Canadian Senator met with leaders affiliated to PRC espionage arm days before filing challenge to Foreign Interference Commission
On February 3rd Senator Yuen Pau Woo met with community leaders reportedly subject to Chinese Overseas Affairs Office
Three days before submitting to the Foreign Interference Commission that federal reports on election interference and WeChat disinformation are “problematic” Canadian Senator Yuen Pau Woo met in Vancouver with community leaders involved with Beijing’s “Overseas Chinese” espionage arm, giving a speech suggesting that a foreign agent registry will lead to anti-Asian exclusion.
The February 3, 2024 meeting at Vancouver’s Chinese Canadian Museum was arranged by Senators Woo and Victor Oh and also attended by Ottawa Liberal MP Chandra Arya, according to event accounts posted to WeChat, a social media platform linked in Canadian government reports to China’s disinformation attacks against Conservative MPs in the 2021 federal election.
The Canadian politicians that attended the early February meeting in Vancouver were also involved last year in a petition against a proposed foreign agent registry, which was initiated by a pro-Beijing media entity that also attended the February 3, 2024 meeting.
And asThe Bureau reported in December, based on leaked audio, in May 2020 Senator Woo privately pledged to a group of Vancouver community leaders with direct ties to Beijing’s united front, that Woo would fight to protect their voices in Canadian democracy.
By meeting this same group of pro-Beijing community and media leaders in Vancouver on February 3, 2024 and discussing similar matters, Woo’s political activities appear to form a pattern.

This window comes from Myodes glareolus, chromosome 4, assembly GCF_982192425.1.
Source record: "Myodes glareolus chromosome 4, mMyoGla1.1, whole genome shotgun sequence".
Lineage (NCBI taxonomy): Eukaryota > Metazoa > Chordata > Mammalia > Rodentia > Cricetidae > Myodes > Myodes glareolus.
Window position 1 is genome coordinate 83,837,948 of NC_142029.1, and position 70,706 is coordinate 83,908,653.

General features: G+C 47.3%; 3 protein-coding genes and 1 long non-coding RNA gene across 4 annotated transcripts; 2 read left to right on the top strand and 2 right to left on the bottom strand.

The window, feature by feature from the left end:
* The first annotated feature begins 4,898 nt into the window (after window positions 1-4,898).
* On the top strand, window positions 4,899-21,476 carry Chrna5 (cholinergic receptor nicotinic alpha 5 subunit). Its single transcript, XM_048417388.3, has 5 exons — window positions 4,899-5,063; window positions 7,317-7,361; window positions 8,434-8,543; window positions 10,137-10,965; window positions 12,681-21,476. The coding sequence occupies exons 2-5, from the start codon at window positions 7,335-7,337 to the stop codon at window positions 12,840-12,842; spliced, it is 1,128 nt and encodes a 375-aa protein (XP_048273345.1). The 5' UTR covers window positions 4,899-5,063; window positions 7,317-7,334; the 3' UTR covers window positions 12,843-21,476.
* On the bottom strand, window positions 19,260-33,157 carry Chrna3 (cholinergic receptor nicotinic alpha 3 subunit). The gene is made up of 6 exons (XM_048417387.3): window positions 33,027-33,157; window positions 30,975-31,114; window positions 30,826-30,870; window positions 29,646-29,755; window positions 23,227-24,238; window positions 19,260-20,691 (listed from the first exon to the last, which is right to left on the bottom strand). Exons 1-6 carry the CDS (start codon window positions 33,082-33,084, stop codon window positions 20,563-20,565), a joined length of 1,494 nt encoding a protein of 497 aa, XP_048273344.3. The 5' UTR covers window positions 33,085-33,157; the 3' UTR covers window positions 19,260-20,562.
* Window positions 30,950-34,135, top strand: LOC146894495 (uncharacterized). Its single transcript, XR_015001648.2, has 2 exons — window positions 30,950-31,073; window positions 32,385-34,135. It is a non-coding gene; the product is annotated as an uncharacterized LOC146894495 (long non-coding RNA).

According to a WeChat report on political speeches at the February 3rd event in Vancouver Senator Woo said Chinese Canadians are “now in a very dangerous period,” and media reports regarding China’s foreign interference are discriminatory.
“They're still trying to tag us,” the senator reportedly said. “We have to fight back and teach our next generation to fight back.”
(The comments could not be independently verified but are consistent with Woo’s previous statements.)
In Senate debate, Woo and Oh have also denied reports that Beijing used WeChat to smear Conservative MPs who took a critical line on China’s hostile activities.
According to a WeChat report on Arya’s speech at the February 3 event, the Liberal MP said Chinese-Canadians face danger from a foreign agent registry bill and “without strict regulations, the Chinese community is vulnerable to harassment by security agencies.”
While there is no evidence of covert influence, ironically, elements of Woo’s submission to Commissioner Marie-Josée Hogue on February 6 deal with similar talking points from the February 3rd meeting in Vancouver and political arguments promoted by the pro-Beijing media entities in attendance at this meeting, which in itself, could be an example of WeChat-amplified propaganda meant to discredit Canadian intelligence agencies, discourage criticism of Beijing, and cause fear in Chinese immigrants regarding Canadian anti-interference laws.